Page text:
I'm starting to google around about the kindle and I found this guy's extremely geeky analysis of how long it might take for his kindle to pay for itself:


John, I don't know you and you don't me (AFAIK) but if you happen to notice that I blogged about your geekiness, please understand this is a compliment. It is, in fact, such a compliment that I imitated you and put together a similar (altho simpler) spreadsheet.

After entering 2007's books that I bought on Amazon (title, price I paid, current kindle price if available) and doing some calculations (assume I only buy the kindle edition if it is cheaper, which is not necessarily an accurate assumption because I might now pay more to not have dead wood cluttering up the place), I will note that I spent a little over $1700 on books for myself last year, and switching to currently available kindle editions would only have saved my about $114, implying a payoff in about three and a half years, longer than John. It's worth noting that 2007 is _after_ when I made the decision to buy used whenever possible/cheaper, which may explain some of the weirdness, altho I think more of it is explained by the massive non-availability thru kindle of my kind of reading material in general.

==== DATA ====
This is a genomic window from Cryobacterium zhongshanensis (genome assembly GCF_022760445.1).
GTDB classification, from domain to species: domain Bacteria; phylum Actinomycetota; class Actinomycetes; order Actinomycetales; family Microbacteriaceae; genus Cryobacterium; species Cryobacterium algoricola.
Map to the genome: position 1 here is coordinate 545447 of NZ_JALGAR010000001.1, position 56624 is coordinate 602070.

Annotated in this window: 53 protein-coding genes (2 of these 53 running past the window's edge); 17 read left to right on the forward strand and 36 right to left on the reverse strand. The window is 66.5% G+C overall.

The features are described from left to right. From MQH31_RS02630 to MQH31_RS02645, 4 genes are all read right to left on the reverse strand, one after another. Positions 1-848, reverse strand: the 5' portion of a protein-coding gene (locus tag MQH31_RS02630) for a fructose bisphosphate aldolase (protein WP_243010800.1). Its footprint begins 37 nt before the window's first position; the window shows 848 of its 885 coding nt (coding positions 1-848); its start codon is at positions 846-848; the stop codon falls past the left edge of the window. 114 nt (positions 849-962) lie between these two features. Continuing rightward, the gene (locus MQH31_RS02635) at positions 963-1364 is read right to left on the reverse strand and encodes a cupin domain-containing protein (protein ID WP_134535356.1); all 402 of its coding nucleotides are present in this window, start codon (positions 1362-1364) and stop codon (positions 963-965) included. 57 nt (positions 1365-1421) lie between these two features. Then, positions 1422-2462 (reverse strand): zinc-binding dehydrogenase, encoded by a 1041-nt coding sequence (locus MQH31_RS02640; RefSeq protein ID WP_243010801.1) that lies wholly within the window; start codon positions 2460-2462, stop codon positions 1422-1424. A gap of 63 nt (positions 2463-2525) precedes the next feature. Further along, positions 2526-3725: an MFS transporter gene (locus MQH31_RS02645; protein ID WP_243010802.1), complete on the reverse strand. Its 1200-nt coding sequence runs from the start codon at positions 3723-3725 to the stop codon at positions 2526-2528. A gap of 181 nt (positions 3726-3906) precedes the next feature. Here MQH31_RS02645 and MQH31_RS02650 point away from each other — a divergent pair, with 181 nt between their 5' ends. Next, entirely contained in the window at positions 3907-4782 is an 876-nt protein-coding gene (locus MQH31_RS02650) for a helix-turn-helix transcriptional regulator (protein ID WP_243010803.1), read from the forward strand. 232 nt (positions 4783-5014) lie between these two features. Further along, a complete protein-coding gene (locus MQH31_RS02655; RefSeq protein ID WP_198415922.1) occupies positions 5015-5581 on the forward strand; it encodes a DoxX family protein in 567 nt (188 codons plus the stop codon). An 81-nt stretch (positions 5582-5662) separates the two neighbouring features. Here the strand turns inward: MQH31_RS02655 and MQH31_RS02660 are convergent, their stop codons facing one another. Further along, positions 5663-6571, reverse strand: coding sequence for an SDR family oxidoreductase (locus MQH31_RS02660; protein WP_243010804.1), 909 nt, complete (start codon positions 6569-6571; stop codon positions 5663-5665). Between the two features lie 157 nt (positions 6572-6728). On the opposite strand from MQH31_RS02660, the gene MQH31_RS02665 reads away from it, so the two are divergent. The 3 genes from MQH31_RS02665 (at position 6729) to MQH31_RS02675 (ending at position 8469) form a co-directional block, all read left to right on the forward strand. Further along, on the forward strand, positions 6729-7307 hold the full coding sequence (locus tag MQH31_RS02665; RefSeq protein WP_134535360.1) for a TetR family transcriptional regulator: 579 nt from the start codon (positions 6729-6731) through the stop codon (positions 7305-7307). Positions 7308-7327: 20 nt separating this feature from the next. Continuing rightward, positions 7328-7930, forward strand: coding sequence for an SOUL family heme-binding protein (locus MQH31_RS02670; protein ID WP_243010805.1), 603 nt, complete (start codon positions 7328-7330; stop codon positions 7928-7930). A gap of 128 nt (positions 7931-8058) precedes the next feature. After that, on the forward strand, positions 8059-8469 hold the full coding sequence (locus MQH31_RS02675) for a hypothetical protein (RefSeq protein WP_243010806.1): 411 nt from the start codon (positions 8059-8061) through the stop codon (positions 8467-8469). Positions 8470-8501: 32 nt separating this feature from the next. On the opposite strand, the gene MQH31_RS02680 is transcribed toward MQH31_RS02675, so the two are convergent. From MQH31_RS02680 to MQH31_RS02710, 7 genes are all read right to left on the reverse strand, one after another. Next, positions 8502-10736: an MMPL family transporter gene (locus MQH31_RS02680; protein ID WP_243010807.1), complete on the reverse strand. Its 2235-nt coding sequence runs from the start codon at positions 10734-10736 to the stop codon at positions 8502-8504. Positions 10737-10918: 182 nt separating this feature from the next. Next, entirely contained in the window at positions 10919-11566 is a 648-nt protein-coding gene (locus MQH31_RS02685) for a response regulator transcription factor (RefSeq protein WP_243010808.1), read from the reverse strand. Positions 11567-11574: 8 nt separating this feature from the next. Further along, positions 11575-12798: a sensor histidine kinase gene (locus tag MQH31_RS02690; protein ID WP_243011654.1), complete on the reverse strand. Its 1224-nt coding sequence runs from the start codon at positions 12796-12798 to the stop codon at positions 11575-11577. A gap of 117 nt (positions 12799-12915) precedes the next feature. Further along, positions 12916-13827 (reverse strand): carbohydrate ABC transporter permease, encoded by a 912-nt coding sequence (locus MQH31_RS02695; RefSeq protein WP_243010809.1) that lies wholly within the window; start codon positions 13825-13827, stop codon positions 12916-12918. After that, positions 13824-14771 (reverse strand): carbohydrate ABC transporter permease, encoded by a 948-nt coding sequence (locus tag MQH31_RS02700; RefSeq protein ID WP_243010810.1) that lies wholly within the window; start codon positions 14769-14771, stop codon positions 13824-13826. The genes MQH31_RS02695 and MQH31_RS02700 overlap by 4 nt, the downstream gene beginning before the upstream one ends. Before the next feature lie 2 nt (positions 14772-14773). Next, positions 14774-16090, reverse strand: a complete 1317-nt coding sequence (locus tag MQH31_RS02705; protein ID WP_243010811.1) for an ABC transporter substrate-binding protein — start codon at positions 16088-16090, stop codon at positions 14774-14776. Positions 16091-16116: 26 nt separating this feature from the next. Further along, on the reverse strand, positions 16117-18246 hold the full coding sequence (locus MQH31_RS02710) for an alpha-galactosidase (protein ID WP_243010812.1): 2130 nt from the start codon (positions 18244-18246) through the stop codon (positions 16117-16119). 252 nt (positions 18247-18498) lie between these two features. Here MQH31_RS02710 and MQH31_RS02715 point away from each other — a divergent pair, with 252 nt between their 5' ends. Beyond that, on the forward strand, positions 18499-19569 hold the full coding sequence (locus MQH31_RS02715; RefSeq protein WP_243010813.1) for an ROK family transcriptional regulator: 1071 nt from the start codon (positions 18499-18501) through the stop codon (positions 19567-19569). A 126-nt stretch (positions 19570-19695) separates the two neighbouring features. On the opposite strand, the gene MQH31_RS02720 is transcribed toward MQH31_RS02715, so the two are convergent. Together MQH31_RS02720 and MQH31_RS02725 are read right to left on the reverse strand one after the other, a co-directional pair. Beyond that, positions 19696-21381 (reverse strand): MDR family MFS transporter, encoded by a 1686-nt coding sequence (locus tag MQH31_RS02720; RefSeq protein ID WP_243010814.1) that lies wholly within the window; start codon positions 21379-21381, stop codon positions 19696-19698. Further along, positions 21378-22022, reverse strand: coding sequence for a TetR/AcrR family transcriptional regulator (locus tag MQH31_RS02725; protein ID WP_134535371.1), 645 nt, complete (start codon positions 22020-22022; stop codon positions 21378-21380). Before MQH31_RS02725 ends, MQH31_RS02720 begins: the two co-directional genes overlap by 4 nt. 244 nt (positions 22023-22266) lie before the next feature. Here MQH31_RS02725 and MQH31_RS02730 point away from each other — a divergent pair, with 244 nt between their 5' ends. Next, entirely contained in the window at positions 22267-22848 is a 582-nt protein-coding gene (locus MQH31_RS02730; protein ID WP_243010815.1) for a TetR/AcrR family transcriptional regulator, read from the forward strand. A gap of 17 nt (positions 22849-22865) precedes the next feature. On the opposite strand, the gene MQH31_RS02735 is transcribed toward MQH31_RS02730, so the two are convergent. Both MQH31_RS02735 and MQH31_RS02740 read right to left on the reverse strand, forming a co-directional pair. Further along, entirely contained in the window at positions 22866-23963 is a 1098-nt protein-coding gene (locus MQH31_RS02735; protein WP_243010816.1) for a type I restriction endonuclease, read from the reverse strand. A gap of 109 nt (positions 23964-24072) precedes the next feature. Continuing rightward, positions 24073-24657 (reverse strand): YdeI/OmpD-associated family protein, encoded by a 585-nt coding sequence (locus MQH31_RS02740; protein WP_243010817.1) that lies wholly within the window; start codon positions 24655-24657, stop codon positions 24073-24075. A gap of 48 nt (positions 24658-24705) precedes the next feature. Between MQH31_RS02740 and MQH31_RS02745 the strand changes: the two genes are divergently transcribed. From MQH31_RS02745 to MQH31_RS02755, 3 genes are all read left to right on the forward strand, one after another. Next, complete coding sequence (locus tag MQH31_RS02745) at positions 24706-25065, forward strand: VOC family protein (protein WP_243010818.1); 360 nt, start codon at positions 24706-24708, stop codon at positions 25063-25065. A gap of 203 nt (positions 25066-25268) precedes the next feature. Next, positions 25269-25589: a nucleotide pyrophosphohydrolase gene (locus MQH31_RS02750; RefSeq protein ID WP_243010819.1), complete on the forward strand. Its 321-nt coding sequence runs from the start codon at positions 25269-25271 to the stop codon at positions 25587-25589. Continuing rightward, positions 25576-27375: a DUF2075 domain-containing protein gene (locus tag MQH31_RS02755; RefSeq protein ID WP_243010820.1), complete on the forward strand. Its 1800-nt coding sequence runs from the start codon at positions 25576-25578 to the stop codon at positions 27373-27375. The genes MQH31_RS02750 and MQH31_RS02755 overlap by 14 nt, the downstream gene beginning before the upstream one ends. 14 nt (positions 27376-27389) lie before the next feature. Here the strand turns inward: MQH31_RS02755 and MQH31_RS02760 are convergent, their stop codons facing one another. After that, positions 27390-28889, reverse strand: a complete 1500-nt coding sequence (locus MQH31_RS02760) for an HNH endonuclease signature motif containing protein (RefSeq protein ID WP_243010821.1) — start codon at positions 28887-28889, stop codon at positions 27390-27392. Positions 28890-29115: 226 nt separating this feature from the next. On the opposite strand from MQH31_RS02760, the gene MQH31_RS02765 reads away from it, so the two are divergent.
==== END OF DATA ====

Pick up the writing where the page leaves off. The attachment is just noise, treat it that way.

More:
Along the way, I spotted several more anomalous missing books. The second book in Jack Campbell's Lost Fleet series, for example, is not available thru kindle, altho the first and third are. Mysterious. Also, _Fire Study_ was just released and isn't available on kindle. I'm going to e-mail amazon about that because I want to read it. Now. Which is the real payoff of the kindle.

Altho now that I look at it, the release date is actually March 1. Hmmm.

kindling: other publishers -- harlequin

I noted in the first kindling post that Baen is giving some stuff away and selling some other stuff for really cheap without any DRM (Mobi, no PID required). I have not yet been able to find any titles for sale on Baen's site this way that are also available thru Amazon's in kindle format.